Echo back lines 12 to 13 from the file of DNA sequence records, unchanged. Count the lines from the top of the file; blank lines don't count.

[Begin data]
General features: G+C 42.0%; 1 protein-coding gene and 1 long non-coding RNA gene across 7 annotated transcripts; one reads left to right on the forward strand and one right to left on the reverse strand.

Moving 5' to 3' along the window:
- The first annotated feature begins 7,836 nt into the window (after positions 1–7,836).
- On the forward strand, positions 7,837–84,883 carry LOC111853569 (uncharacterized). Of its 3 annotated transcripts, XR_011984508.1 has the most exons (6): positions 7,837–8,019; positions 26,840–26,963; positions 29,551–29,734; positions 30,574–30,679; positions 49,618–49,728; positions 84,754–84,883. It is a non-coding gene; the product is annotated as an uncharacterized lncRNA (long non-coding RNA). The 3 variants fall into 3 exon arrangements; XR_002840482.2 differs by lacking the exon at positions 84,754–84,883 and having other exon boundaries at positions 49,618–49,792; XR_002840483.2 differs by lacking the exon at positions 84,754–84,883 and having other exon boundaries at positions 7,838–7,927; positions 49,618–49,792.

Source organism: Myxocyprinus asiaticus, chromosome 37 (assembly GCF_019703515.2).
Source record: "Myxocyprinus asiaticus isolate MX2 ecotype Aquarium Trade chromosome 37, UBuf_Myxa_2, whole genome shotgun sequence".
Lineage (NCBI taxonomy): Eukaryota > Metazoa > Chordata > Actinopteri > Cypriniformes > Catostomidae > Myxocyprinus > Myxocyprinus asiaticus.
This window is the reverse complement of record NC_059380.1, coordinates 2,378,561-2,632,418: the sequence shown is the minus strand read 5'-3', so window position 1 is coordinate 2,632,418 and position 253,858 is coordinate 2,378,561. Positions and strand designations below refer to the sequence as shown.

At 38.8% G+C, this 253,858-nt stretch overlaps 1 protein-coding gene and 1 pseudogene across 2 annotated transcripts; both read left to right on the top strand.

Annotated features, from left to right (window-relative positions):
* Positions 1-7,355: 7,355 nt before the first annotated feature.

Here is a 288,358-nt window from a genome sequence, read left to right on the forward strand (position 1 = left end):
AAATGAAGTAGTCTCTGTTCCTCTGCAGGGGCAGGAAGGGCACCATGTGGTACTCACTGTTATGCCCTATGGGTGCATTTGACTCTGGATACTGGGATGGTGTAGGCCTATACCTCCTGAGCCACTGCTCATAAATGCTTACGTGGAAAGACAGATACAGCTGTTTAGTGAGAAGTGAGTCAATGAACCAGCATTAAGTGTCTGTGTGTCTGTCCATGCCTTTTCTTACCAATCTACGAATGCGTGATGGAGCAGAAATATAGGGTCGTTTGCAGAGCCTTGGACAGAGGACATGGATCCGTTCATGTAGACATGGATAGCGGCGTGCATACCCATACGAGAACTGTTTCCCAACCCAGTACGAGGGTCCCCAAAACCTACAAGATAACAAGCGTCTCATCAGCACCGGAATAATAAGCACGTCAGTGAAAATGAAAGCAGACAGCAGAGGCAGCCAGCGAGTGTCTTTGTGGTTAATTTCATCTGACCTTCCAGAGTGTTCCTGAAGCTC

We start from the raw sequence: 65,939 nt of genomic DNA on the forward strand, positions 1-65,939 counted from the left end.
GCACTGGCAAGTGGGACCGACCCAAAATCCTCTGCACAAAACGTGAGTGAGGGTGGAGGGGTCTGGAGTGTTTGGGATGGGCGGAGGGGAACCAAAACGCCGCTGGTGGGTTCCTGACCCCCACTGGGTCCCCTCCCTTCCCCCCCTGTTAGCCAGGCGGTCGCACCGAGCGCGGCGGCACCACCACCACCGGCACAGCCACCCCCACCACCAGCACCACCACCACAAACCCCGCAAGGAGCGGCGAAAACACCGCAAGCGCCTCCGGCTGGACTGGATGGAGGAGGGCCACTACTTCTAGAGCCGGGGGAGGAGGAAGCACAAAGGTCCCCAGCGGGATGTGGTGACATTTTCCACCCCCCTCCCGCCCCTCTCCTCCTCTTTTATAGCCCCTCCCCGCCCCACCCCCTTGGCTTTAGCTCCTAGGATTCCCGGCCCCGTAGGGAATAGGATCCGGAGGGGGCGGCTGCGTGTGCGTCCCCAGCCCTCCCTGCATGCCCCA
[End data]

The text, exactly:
Here is a 288,358-nt window from a genome sequence, read left to right on the forward strand (position 1 = left end):
AAATGAAGTAGTCTCTGTTCCTCTGCAGGGGCAGGAAGGGCACCATGTGGTACTCACTGTTATGCCCTATGGGTGCATTTGACTCTGGATACTGGGATGGTGTAGGCCTATACCTCCTGAGCCACTGCTCATAAATGCTTACGTGGAAAGACAGATACAGCTGTTTAGTGAGAAGTGAGTCAATGAACCAGCATTAAGTGTCTGTGTGTCTGTCCATGCCTTTTCTTACCAATCTACGAATGCGTGATGGAGCAGAAATATAGGGTCGTTTGCAGAGCCTTGGACAGAGGACATGGATCCGTTCATGTAGACATGGATAGCGGCGTGCATACCCATACGAGAACTGTTTCCCAACCCAGTACGAGGGTCCCCAAAACCTACAAGATAACAAGCGTCTCATCAGCACCGGAATAATAAGCACGTCAGTGAAAATGAAAGCAGACAGCAGAGGCAGCCAGCGAGTGTCTTTGTGGTTAATTTCATCTGACCTTCCAGAGTGTTCCTGAAGCTC